To the Editor:
The City of Lebanon is facing the same budget problems that many other governments, businesses and individuals are facing today due to the economy. Many people are telling me, they do not want to see a major reduction in their services, but they do want to see the City of Lebanon continue to move positively forward.
I want to let everyone know that the City of Lebanon department heads, myself and Council are working hard to present the most efficient budget possible and still maintain city services. Even though my opinion differs from the Council members’, everyone’s concern is for the future of Lebanon.
Before asking for any increases, I wanted to show that the reductions had been made. We have drastically reduced expenses and lowered the budget by over $2 million from last year’s General Fund Budget. We have looked for every opportunity to cut even small items that will cumulatively add up to big savings. We are running a tighter ship. We had numerous positions that were already vacated and not filled. Instead of filling these vacant positions, we’ve asked the present employees to absorb these responsibilities.
In addition to these cuts, the City Council has requested a reduction in force, which means cutting more employees (possibly 27). I don’t want anyone to think that all functions in all departments will be accomplished at the same level of service that we have today. With fewer employees, that is not possible. There will be reduced services, but we are working internally to minimize any negative impact to our citizens as a result of a reduction in force.
Our department heads have examined their department’s operations and identified some key positions that they believe are needed to maintain essential operations. They also identified expense reductions within the General Fund that could pay the salaries and benefits for these positions with no negative effect on the General Fund spending.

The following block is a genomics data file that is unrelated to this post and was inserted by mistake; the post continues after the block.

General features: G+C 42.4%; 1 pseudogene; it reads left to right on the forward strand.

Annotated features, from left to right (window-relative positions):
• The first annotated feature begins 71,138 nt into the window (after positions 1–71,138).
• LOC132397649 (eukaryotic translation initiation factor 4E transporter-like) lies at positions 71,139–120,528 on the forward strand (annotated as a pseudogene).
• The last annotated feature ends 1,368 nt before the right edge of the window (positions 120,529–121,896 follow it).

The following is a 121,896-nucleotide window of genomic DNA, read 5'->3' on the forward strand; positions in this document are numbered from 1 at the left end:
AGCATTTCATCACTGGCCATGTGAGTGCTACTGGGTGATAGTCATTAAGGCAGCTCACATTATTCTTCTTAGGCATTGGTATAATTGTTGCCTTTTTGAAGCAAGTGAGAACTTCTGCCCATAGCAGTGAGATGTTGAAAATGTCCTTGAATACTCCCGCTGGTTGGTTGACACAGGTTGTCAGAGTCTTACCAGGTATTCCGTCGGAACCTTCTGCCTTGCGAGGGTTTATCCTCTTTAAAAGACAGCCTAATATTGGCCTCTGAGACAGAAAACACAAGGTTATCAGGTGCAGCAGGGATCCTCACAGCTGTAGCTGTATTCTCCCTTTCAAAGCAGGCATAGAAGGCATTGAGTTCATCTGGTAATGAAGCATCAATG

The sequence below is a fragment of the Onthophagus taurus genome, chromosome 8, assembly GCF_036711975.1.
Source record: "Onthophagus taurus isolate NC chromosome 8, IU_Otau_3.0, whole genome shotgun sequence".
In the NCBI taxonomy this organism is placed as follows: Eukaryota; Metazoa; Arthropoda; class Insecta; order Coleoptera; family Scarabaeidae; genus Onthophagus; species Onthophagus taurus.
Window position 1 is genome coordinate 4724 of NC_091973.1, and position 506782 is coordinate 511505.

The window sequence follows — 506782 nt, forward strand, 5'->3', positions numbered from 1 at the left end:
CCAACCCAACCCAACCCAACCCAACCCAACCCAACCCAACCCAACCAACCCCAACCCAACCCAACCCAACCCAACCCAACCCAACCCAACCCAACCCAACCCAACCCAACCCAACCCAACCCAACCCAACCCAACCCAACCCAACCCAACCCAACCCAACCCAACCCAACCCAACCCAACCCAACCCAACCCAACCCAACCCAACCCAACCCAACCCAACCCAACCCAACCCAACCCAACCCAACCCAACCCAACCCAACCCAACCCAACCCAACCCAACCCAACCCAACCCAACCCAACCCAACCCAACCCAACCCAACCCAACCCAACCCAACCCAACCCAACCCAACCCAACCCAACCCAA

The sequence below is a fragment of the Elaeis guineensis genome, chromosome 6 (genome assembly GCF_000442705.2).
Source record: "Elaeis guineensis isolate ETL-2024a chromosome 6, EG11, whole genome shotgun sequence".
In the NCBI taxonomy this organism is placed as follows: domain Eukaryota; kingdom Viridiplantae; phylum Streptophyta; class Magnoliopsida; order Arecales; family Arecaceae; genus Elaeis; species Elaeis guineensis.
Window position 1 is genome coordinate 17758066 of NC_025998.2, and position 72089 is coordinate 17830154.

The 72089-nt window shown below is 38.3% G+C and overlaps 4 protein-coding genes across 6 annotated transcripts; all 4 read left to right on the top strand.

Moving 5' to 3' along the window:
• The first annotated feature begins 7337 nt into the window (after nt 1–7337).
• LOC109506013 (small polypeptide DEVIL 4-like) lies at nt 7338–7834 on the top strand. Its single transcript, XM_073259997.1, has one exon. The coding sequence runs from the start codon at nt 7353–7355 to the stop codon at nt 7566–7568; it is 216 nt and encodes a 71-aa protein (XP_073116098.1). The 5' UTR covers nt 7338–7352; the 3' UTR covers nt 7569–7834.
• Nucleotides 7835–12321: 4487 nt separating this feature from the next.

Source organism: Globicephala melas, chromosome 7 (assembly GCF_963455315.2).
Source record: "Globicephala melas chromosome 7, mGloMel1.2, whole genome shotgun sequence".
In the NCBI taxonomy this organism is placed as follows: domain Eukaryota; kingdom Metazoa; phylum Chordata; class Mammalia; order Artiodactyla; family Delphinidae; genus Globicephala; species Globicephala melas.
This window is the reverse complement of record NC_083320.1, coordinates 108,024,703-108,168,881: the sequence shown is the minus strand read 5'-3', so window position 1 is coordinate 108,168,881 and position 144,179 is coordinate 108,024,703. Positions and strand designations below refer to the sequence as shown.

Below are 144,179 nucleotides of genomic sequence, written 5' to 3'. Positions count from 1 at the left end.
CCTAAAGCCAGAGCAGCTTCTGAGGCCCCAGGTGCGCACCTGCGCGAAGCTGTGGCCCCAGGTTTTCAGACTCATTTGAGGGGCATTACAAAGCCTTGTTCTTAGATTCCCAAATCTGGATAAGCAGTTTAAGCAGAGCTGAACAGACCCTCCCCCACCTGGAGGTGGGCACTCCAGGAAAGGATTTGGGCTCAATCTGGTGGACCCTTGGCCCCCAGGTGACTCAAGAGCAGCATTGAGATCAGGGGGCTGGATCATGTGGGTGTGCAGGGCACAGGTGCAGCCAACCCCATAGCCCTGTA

The city cannot operate efficiently with only one Building Inspector – if this employee is sick or on vacation, does the city slow down growth and flow of sales tax? We cannot allow an anchor to continue to slow us down.
We need to continue our federally mandated Stormwater Program. Any budget savings by the elimination of a Stormwater Inspector position could quickly be lost if we are fined for failure to follow and enforce all Tennessee Department of Environmental Conservation (TDEC) regulations. TDEC also has the authority to place a moratorium on issuance of construction permits for any and all development in the community. This would eliminate new sales tax and increased property tax revenues.
A company without a Human Resource Director sets itself on a collision course – they are flying naked. Having an effective Human Resource Director will save our city thousands of dollars yearly by helping our department heads properly test, certify, train, hire and evaluate our staff while monitoring benefits and programs – there is more to it than taking applications and hiring or firing. A Human Resource Director’s job is not only to protect the employees but to protect the city against potential litigation. With close to 400 employees, we should not be flying naked.
I can defend and support the need for all 27 positions. As the budget now stands, I do not have the funds to support these positions. Without additional revenues, the loss of these jobs will affect the services and quality of life in Lebanon. Affected will be parks and recreation, economic development, senior citizens, the Floyd Center, chipper service, spring cleanup, leaf pick-up, the response time to citizens’ needs – it takes manpower to provide these services. I feel that we have cut this budget beyond the bone. We will not be a good corporate member of our own city.
This budget process has been hard on all of us; our department heads, employees, the City Council – and the community. We need to remember that it is especially difficult on the employees who may lose their jobs. Hopefully, we are nearing completion of this lengthy and difficult task. It is my desire that as we complete this budget, we will work together to be progressive, not regressive, and not only meet our current needs, but also prepare our city to move forward in the future.
Mayor Philip CraigheadCity of Lebanon
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